The taxis came and we were on our way. As usual, I tried to put my seatbelt on and found ere was nowhere to connect it. Little prayer to St. Michael for protection as we flew across the campo just outside of town.
The rodeo was already underway. I felt like we had walked back in time to when the only thing that happened all year was a rodeo and out of the sometimes-Gringo-infested (sorry, all you other Gringos in Natales for tourism...I just get sick of us sometimes, too) centro to the real Patagonia. No one who is not from here would even know that the rodeo was happening.
Everyone wore the traditional dress of gauchos, with bloomer-like pants, bainos (Patagonian knitted caps), large wool scarves, and decorative embroidery. It felt very different from the rodeos I've been to at the National Western Stock Show...more...real.
In the pen, the men who were riding the bucking broncos were constantly in movement. Setting up the next ride. Gathering the horses from the last one. Running back and foreth to get their cells phones and drink a little beer in the saddle.
The competitors sometimes got thrown before their turn even began. They were very resilient and got right back up onto the horse, who usually had a scarf over its eyes to calm it and another rider pushing it into position. And then they were off! Running and bucking, throwing dirt onto the peoople watching. We were separated fromm e hooves of the horses by a flimsy barbed wire fence that seemed to barely resist the Patagonian wind...much less the weight of a full-grown horse.
After about an hour, I realized that the music a man was playing with a guitar and singing (the same verses over and over and over and over and...) was singing the commentary! Someone would fall and he would sing, "Que lastima, compañero..." or someone would do well and he would vamp the guitar riff while another man demanded un fuerte applauso for the champion. It was a song that told a long and winding story, and he wove what was happening on the field into the song as well.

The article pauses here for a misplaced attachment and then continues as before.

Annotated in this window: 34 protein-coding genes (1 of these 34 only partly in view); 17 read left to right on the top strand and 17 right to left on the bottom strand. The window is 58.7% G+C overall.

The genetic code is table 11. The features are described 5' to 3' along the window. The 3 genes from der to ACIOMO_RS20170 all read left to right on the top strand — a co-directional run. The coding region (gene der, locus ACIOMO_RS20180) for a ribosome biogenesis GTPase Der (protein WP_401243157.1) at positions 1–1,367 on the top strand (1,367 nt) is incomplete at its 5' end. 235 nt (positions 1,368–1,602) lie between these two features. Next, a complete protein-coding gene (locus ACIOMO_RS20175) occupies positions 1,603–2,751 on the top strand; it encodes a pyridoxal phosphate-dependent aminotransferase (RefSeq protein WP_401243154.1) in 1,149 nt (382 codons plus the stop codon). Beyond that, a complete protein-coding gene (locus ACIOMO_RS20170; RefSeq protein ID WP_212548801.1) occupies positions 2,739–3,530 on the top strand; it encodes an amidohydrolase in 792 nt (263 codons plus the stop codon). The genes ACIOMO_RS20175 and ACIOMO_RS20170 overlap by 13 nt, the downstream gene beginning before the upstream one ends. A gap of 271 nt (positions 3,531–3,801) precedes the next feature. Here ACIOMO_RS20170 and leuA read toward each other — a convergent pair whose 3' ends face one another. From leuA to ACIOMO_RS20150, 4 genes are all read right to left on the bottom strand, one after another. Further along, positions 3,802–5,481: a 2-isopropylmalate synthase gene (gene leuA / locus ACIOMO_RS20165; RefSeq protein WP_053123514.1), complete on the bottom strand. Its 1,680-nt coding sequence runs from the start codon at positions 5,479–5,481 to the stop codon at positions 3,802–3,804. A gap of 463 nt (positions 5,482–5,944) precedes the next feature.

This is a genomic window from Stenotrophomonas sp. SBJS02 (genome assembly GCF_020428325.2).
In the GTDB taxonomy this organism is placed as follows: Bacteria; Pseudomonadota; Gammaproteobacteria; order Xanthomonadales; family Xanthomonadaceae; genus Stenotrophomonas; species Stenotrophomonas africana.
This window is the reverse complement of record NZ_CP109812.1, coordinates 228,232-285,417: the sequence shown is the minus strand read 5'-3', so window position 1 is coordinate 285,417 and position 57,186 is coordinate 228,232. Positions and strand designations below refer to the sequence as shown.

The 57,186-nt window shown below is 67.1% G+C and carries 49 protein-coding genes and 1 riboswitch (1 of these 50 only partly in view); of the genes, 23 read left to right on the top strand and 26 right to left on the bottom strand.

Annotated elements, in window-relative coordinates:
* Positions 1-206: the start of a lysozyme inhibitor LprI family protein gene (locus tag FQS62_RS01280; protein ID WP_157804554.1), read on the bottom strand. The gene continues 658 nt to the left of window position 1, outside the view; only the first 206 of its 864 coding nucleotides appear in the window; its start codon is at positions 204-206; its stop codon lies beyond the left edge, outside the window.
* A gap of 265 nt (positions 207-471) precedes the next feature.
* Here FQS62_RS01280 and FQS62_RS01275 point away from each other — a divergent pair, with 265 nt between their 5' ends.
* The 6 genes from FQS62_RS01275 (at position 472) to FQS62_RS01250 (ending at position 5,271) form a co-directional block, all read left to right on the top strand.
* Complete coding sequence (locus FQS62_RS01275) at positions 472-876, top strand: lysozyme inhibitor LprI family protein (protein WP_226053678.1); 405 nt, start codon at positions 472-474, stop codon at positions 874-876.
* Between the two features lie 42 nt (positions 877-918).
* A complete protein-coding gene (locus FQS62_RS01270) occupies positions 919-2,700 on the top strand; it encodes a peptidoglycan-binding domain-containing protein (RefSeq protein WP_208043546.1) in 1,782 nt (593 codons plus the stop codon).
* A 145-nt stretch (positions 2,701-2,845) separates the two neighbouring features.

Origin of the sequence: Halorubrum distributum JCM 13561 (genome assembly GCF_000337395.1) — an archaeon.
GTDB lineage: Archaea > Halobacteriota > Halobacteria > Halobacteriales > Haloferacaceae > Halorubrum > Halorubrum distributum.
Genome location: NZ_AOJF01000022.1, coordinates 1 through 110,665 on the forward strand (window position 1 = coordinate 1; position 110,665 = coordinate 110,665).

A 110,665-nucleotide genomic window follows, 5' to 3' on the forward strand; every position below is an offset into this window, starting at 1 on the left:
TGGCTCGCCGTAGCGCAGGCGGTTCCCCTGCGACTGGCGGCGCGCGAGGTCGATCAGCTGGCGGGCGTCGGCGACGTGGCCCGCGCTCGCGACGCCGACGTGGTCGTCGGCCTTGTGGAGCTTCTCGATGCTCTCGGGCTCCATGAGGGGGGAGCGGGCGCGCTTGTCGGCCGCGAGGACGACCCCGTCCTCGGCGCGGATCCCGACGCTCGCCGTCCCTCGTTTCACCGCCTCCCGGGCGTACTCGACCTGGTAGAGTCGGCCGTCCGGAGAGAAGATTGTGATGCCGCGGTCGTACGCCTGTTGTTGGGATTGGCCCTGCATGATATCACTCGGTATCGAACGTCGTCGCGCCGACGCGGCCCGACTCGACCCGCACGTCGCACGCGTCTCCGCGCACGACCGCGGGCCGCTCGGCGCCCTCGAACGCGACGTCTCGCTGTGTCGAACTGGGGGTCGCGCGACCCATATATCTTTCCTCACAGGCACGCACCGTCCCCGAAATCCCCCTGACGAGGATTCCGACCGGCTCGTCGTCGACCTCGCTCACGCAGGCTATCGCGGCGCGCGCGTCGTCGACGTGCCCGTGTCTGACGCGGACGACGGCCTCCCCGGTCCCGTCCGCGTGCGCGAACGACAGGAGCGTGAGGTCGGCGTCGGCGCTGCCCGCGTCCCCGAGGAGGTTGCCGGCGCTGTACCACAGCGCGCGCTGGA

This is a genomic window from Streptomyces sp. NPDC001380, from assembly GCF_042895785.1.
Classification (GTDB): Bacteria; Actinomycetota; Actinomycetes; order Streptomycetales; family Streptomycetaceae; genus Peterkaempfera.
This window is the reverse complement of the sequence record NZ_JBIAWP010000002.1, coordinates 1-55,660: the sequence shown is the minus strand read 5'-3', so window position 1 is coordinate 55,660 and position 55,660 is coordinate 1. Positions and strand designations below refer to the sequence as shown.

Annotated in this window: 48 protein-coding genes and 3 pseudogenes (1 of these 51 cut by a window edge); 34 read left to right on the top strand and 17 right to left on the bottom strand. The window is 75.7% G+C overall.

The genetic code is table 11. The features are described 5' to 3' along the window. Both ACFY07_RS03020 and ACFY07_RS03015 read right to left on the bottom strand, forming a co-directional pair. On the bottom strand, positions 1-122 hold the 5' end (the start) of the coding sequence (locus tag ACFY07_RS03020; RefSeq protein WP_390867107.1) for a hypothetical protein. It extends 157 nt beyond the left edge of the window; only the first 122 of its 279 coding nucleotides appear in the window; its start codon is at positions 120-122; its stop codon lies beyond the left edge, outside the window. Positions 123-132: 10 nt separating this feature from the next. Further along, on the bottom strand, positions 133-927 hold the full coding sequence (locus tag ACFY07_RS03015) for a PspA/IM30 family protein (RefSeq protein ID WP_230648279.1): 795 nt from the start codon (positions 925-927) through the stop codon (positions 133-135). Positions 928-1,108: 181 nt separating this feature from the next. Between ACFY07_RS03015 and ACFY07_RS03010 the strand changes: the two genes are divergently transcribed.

I was the tallest, blondest person around...as usual.
At one point we were waiting for the finals to begin and MaryCler, our "hermana" was showing us how to dance one of the national dances of Argentina. Many Argentinans had come to the rodeo because Natales is the biggest city for several hours, and they were dancing.
We watched from afar and copied, and out of the blue two of the women ran over and began dancing with us! They were in traditional dress, with cigarettes hanging out of their mouths sideways, dancing with the two Gringas and making everyone laugh. It was so much fun. The most fun ever.
Eventually the wind became too much to take, and we caved in to hire taxis back to town. As we flew along (seatbelt on this time! Victory!) I realized that the singing commentary of the rodeo was on the taxi radio. Our new friends from Santiago (friends of our host family who came down for the week) invited Dominique and I to dinner out at a parilla in town. We ate amazing grilled meats in mass quantities and tried a Calafate Sour (Calafate is the name of both a berry and a city in Argentina. This was brandy made with the berry mixed with sweet and sour mix).
We talked so much and about so many different things (family, marriage, children, politics, behavior, etc etc etc) in castellano that my brain got extremely tired and confused between the languages I speak. At some point, the brain stops caring whether one is speaking one language or another and it all just becomes language mush. I couldn't speak English when I tried to switch back to it to translate something on our walk home. Italifrencastellingles came out of my mouth. Nobody could understand me, not even myself.
Life in Puerto Natales is pretty sweet. And the song of the commentary at the rodeo will probably continue its circular tracing in my dreams.